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Contain Yourself

Serverless computing is based on another, older concept: containerization. Containers are simplified versions of virtual machines, providing an environment inside which a piece of software can run. Brenner calls a container "a sandbox for software" that does not give the user access to the computer's hardware. Launching a virtual machine means loading in the operating system and all the libraries, and the process can take minutes; a container can be launched in less than a second, and the code copied into it in less than a second, so it's up and running quickly.

Containers allow services such as search and mail to run as quickly as they do, says Aparna Sinha, product management lead at Google Cloud. Google originally developed a container management system called Borg back in the early 2000s. Later, the company developed Kubernetes, an open source container system based on Linux. In 2013 another company, Docker, created its own open source container system for general use.

"Every large-scale operator in industry that's deploying web services, they're using some kind of containerization technology," says Remzi Arpaci-Dusseau, a professor of computer science who studies distributed systems at the University of Wisconsin in Madison. "What's nice about Docker and the more-general open containers is they're more accessible to everybody, because they're free and open source."

Every time a function is triggered, the system creates a container in which to run it. While running the function may take only microseconds, launching the container takes a second or two. For many applications, that is fast enough, especially compared to creating a virtual machine. However, in some cases, Kanso says, even a second or two can be too long to wait. For instance, an app dealing with real-time stock market transactions, which can take place on the order of milliseconds, could not use containers. If an app deals with a series of events, each of which takes a couple of seconds, latency will keep increasing. Researchers developing container technology will have to figure out how to reduce the launch time, he says. "It appears to be one of the next critical questions."

Arpaci-Dusseau developed OpenLambda, a research platform to tackle questions about serverless, along with several colleagues, including his former Ph.D. student Tyler Harter, now a software engineer at Microsoft. Getting containers to launch faster will be a challenge, they say. "If you really want to get down to say being able to start containers in 1 or 2 ms, we're going to have to make changes to Linux itself," Harter says.

Systems using long-running programs take some time to initialize, but then improve by caching pieces of data near the processor. It is not clear how to use caching in serverless, where small operations run briefly and may be spread out on different servers, says Arpaci-Dusseau, but researchers are trying to figure it out.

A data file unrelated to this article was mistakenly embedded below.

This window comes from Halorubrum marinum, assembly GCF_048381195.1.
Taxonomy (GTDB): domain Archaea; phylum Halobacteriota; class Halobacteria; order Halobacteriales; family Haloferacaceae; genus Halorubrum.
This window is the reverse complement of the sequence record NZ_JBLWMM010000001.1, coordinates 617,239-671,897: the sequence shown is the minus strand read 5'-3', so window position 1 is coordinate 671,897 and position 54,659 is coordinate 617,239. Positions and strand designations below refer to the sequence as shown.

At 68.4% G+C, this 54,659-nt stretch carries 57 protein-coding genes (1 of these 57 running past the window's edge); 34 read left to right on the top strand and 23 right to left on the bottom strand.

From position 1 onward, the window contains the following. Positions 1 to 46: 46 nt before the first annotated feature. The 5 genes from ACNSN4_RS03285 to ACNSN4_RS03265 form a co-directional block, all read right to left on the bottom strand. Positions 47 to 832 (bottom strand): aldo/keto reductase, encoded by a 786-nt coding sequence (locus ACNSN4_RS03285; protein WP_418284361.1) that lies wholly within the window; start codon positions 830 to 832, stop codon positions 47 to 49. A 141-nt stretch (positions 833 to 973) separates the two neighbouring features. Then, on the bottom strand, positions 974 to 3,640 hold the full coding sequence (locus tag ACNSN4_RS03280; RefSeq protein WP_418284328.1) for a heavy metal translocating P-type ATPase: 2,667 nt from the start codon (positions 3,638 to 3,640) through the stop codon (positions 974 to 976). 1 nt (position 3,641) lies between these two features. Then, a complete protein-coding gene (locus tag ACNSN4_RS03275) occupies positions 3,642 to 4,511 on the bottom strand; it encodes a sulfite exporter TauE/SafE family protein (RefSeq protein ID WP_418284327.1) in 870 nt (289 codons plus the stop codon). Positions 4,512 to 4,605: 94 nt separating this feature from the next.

Another challenge for serverless, Hockin says, is that many people want their apps to work with their databases. While containers work easily with stateless workloads, which do not retain data, a database has to maintain its state over time, which conflicts with the here-and-gone nature of containers. Google has developed a method to capture the requirements of a stateful workload and turn them into application programming interfaces that allow users to manage their databases in a serverless setting.


"You have to use our language, and you have to use it in a way that we are okay with; you have to use the libraries we offer. But if you use it in those bounds, life is easy."


Serverless is also not optimal for deep learning applications, or anything that requires large amounts of data or is designed to run for a long time, Brenner says. Hockin, though, believes containers and serverless computing can be useful for just about any type of application. "I think there will be coverage for every major class of application," he says. "If there's people who want to do things, the technology will adapt." If, for instance, some applications need lower latency than is currently available, researchers will figure out how to provide that.

"We may not be there fully yet, but I think that if there's people who want to do it, they will find a way to do it," Hockin says. "We'll make anything work that they're interested in."

* Further Reading

Hendrickson, S., Sturdevant, S., Harter, T, Venkataramani, V., Arpaci-Dusseau, A.C., and Arpaci-Dusseau, R.H.
Serverless Computation with OpenLambda, Proceedings of the 8th USENIX Conference on Hot Topics in Cloud Computing, 2016.

Burns, B., Grant, B., Oppenheimer, D., Brewer, E., and Wilkes, J.
Borg, Omega, and Kubernetes, Communications of the ACM, 59, 2016.

Baldini, I., Castro, P., Chang, K., Cheng, P., Fink, S., Ishakian, V., Mitchell, N., Muthusamy, V., Rabbah, R., Slominski, A., and Suter, P.
Serverless Computing: Current Trends and Open Problems, ArXiv, 2017.

McGrath, G. and Brenner, P.R.
Serverless Computing: Design, Implementation, and Performance, IEEE 37th International Conference on Distributed Computing Systems Workshops, 2017.
Why Serverless Computing? https://www.lynda.com/IT-Infrastructure-tutorials/Why-serverless-computing/599623/638412-4.html

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Author

Neil Savage is a science and technology writer based in Lowell, MA, USA.